We headed back to a few of the places we’d been the day before (any accessible by car) to re-take some photos when you could actually see the things we were taking photos of. Then headed off to Smith Rock. We had also bought a bird book the day before because we’ve seen a heap of birds and had no idea what they were. I spent a lot of the drive trying to determine if we were looking at something interesting (luckily we usually were) or if we were looking at another damn crow/raven.

      We arrived at Smith Rock around 3pm as it was only a 3 hour drive (we also stopped for lunch and a stop so I could have a ‘coffee’ although I use that term lightly and had a few stops along the way to check the area out, as well as grocery stop and a stop for fuel). It was like we’d travelled to another planet. Was 32ºC, and duuuuuusty. Warnings everywhere to take more water than you thought you needed. We just did a gentle hike around the base area of the rock, which was incredible. Lots of people around but was still very peaceful. We couldn’t get over, though, this massive natural formation wasn’t in the middle of nowhere as it would have been in Australia (probably there was indigenous legends about it but there is zero respect or regard for that here, much like Australia 20 years ago and certain places of Australia today) but literally backed onto peoples properties. It was a national park but signs up everywhere about what was an okay place to park your car vs what was trespassing/blocking someones driveway. Walk was still very nice and you didn’t see any of that whilst you were in there. Kept our eyes peeled for a cougar (sighted less than a month ago on the same trail we were doing) but no luck. Lily was very disappointed, although we did see a blue tailed skink (we learned the next day that these are incredibly rare).

      We went to the campsite to set up first (about 40 minutes away) and then headed to the grocery store because we had been planning to make veggies, tuna, and pasta in a béchamel sauce but what Lily thought was flour in her food container turned out to be sugar. So off we went to the grocery store to get some flour. After that back to Smith Rock to cook and eat dinner whilst the sun set over the Rock. Absolutely stunning views, and dinner was successful (although had to be cooked and cleaned very quickly as we had less time than we expected before the sun set).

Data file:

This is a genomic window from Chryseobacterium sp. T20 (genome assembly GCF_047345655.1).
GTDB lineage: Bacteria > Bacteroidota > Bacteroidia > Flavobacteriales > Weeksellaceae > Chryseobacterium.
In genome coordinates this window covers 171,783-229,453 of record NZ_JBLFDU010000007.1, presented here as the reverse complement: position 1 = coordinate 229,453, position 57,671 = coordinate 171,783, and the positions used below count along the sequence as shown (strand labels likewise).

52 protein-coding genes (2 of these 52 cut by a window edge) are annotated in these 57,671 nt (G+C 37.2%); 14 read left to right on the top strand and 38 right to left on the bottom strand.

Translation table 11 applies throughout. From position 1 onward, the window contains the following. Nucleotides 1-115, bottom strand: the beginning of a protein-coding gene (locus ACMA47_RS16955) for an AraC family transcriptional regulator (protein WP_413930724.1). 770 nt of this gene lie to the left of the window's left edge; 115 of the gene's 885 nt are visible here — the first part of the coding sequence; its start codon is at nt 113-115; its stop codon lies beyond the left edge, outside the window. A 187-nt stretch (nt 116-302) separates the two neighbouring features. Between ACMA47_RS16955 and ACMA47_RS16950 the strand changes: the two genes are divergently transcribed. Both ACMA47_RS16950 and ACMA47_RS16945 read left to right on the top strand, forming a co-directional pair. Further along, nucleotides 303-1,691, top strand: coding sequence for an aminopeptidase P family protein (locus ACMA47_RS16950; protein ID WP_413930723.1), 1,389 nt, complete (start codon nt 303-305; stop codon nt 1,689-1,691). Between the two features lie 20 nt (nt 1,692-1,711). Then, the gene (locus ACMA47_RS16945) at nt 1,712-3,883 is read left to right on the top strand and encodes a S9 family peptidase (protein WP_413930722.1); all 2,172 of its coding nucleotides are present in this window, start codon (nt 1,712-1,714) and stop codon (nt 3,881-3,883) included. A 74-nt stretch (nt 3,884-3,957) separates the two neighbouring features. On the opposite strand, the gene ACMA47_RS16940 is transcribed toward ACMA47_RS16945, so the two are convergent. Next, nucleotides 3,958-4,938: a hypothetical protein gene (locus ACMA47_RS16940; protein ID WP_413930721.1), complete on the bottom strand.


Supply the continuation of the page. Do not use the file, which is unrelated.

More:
Back to camp and on the way saw an owl (which our handy bird book tells us is a great horned owl) which we were pretty excited about. We made some plans for the next day, had a ‘shower’ using wipes as there was no actual shower, and went to bed.
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      Traveler

      Spectacular photos. Amazing how cold it is. Winter must be dreadful!!

      9/19/18Reply
      Traveler

      Despite all the fires around, it looks nice and green.

      9/19/18Reply
       
    • Day12

      Crater Lake & Smith Redwoods

      June 5, 2016 in the United States ⋅ ☀️ 23 °C

      I dag stod vi tidligt op og kørte de sidste miles til Crater Lake. Vi havde læst at søen skulle være smukkest om morgenen, men det viste sig også at være en god ide at være der så tidligt som muligt pga. de mange turister. Crater Lake er USAs dybeste sø, der ligger i crateret af en vulkan der eksploderede for 7.700 år siden. Søen er ganske rigtig meget meget smuk, og vi blev vidner til et meget romantisk frieri - vi tænker der nok er mange af dem lige her. Besøget ved søen blev noget forkortet i forhold til planen, idet søens østlige side og alle trails var lukket pga sne. Der kan falde op til 15 m sne om året, og vi kom lidt tidligt på sæsonen, så der var ikke smeltet nok sne til at stierne var forsvarlige at færdes på. På billederne ses solens effekt på sneen tydeligt, idet der er betydeligt mindre sne på søens solside. Vi fandt endnu et krydsningspunkt for Pacific Crest Trailen i nærheden.
      Efter Crater Lake fortsatte vi mod Crescent City hvor vi overnattede på et motel der er bygget ud af et enkelt træ. Historien omkring motellet var fint, men standarden var ikke noget at skrive hjem om.
      Undervejs fik vi frokost på en lokal mexicansk restaurant, vi havde nogle korte vandreture hvor vi så "kobra" blomstrer og kæmpe store californiske redwood træer i Jedediah Smith Redwood State Park.
      I dag krydsede vi grænsen mellem Oregon og Californien.
      Dagen får 4,5 stjerner.
      Roadtrip: I dag: 415 km - i alt: 2.472 km
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      Hej Gitte og Jesper fortsat god tur og vi rejser stadig med kærlig hilsen Kirsten og alex

      6/8/16Reply
      Jesper

      Hej Alex & Kirsten :o) Mange tak, ses senere på måneden :o)

      6/8/16Reply
       

    You might also know this place by the following names:

    Crater Lake, بحيرة كراتير, Krater gölü, Возера Крэйтэр, Крейтър, Llac del Cràter, Kráterové jezero, Крейтер, Λίμνη Κρέιτερ, Kratera Lago, Lago del Cráter, Jezero Crater, קרייטר לייק, Danau Crater, Lago Crater, კრატერის ტბა, Kraterio ežeras, Kreitera ezers, Gunung Berapi Tasik Crater, Jezioro Kraterowe, Lacul Crater, Kratersko jezero, Liqeni Crater, Кратерско језеро, Krater Gölü, 火山口湖